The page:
Art Is Her Response To Inequity And Invisibility: Meet Cortina Jenelle Caldwell
The world of artistic expression called to Cortina Jenelle Caldwell at a young age. As a child she dreamed of becoming an architect, spent a lot of time journaling and loved losing herself in a good book. Her early life was characterized by hard work and perseverance, but it was also marked by trauma.
Raised in western North Carolina, Cortina identifies as queer with African, Indigenous and Southern roots. She bore the full brunt of systemic inequality and poverty it often breeds, and that pushed her away from creative pursuits and toward a more “practical” career choice: nurse practitioner. After years of studying at UNC Greensboro, she decided to take some time off. Through the process of resting and confronting childhood traumas, she rediscovered the power of art.
Today she is the founder and creative community organizer for Artists Designing Evolution, or adé PROJECT. Her organization brings together artists, students, organizers, entrepreneurs and community leaders in a cooperative model to create equity and opportunities for excellence.
Host Frank Stasio learns more about Caldwell’s childhood and how her personal experience with systemic oppression informs her work today. They also discuss her spiritual journey, how she grappled with her sexuality and about adé PROJECT's upcoming event this Friday, Black STARSEED.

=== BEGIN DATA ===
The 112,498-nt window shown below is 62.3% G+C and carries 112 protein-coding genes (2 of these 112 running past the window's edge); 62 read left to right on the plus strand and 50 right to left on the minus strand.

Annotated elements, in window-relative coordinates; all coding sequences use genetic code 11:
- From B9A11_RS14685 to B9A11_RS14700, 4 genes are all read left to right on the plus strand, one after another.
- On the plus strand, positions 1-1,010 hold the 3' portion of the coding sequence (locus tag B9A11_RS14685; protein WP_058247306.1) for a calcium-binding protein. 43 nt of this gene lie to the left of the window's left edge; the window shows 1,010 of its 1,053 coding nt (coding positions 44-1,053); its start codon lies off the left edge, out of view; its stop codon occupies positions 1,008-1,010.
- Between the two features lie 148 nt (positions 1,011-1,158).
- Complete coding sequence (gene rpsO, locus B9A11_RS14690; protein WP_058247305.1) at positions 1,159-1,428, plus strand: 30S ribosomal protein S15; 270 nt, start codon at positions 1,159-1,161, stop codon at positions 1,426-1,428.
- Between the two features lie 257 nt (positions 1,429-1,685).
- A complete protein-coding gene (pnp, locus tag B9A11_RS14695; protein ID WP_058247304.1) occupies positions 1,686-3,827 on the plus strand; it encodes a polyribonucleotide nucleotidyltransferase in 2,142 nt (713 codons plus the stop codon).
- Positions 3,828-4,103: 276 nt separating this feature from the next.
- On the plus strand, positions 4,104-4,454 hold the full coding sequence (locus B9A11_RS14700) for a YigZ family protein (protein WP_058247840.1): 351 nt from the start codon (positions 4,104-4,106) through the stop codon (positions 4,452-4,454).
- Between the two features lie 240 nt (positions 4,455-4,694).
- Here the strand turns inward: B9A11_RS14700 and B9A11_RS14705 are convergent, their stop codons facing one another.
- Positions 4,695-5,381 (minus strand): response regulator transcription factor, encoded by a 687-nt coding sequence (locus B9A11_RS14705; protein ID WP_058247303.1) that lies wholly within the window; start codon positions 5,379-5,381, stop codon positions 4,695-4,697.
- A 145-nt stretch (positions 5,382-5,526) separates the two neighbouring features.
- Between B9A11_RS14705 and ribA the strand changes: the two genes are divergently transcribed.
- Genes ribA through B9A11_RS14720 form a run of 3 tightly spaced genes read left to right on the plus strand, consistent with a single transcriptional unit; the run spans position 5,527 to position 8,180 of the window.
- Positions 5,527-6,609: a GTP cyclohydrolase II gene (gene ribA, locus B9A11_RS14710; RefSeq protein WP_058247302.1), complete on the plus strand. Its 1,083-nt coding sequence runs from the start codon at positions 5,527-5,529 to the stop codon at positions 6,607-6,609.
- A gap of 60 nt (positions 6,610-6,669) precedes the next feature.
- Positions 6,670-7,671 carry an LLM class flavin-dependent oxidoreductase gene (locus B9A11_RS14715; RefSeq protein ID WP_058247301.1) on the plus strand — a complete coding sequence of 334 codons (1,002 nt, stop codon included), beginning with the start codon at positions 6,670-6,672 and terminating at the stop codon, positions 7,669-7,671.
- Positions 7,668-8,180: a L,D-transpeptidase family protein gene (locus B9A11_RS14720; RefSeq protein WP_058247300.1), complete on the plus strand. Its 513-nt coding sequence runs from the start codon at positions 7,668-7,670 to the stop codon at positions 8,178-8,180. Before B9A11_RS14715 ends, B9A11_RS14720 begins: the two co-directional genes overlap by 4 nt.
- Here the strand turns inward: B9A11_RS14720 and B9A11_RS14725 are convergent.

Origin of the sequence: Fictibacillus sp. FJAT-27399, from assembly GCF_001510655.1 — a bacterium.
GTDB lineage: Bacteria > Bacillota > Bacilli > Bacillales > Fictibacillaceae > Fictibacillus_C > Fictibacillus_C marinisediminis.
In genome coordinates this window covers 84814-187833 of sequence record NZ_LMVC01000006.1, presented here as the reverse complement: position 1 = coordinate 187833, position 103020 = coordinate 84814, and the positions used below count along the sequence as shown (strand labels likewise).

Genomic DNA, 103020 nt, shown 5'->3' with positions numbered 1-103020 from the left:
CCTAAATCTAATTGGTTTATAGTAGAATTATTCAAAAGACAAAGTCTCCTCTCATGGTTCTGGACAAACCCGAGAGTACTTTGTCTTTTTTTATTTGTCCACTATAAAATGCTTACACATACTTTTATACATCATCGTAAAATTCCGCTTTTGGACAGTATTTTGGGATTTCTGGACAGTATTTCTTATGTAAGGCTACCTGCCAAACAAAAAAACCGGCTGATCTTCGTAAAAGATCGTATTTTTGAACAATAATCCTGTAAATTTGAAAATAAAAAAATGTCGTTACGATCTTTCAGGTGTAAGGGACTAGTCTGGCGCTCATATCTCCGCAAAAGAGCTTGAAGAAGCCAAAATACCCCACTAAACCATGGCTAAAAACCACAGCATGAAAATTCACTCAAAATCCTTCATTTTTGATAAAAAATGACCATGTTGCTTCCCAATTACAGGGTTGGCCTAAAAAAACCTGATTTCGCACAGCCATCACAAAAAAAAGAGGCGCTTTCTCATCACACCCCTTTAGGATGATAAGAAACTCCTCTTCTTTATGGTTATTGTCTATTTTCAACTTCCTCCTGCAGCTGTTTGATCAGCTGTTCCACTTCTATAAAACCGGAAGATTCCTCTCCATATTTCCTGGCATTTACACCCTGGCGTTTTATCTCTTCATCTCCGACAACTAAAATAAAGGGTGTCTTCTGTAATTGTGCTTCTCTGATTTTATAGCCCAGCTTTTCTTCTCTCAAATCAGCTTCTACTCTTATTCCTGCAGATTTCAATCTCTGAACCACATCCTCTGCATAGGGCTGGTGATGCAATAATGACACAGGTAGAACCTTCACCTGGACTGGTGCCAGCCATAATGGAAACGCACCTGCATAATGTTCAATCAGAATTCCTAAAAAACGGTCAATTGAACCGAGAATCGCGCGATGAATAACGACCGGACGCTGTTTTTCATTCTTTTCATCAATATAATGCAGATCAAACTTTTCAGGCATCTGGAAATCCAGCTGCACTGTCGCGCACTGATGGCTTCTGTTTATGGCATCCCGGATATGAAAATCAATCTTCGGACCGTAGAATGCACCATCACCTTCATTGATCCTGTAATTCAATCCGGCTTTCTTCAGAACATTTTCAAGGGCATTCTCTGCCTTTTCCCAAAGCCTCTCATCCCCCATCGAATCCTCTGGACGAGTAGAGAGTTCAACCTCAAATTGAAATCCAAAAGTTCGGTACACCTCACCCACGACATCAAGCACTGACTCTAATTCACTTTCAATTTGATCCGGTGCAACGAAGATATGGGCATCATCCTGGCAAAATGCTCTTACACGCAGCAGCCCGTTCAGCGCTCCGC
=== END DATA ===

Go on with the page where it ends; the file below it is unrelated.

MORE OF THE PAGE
On the work of adé PROJECT:
We have a couple of permanent art installations here in Asheville that we've project managed. We are currently in a process around the Confederate monuments here in Asheville. We've done public education programs for youth. We do panels and film discussions and just — it can look so many different ways. And that's one of the beautiful things of being rooted in art and creativity is we're having these difficult conversations and moving the work forward but also doing it in a way that engages our imagination which is really important when we're trying to dismantle anything. We have to create the thing that we will put in its place.
On her maternal grandmother:
She was the first Black woman entrepreneur that I knew. She hired me at age 12. And I was relentless in my desperation to get her approval and make her proud. And my siblings and my cousins didn't make the cut. But I ended up sticking with it, because she didn't treat us any different than the adults she had working for her. She had a catering business and did a lot of festivals and events, so I learned a lot from her. And I think it has influenced my entrepreneurship and my beliefs in the intersection of entrepreneurship and community today. I really saw her do it first.
On her decision to go to Liberty University:
I needed to know for myself whether or not I was Christian. ... Because of what I had been told growing up but then always feeling really rejected by Christianity, because I knew that I was at least lesbian or queer or whatever label I would land on … I was told that I wasn't welcome in the kingdom of heaven, right? So there were these conflicting truths. So it was like me going to Liberty with this opportunity to grapple face first with: Am I Christian? Do I believe this? How can I be this and also be myself? And just needing those answers.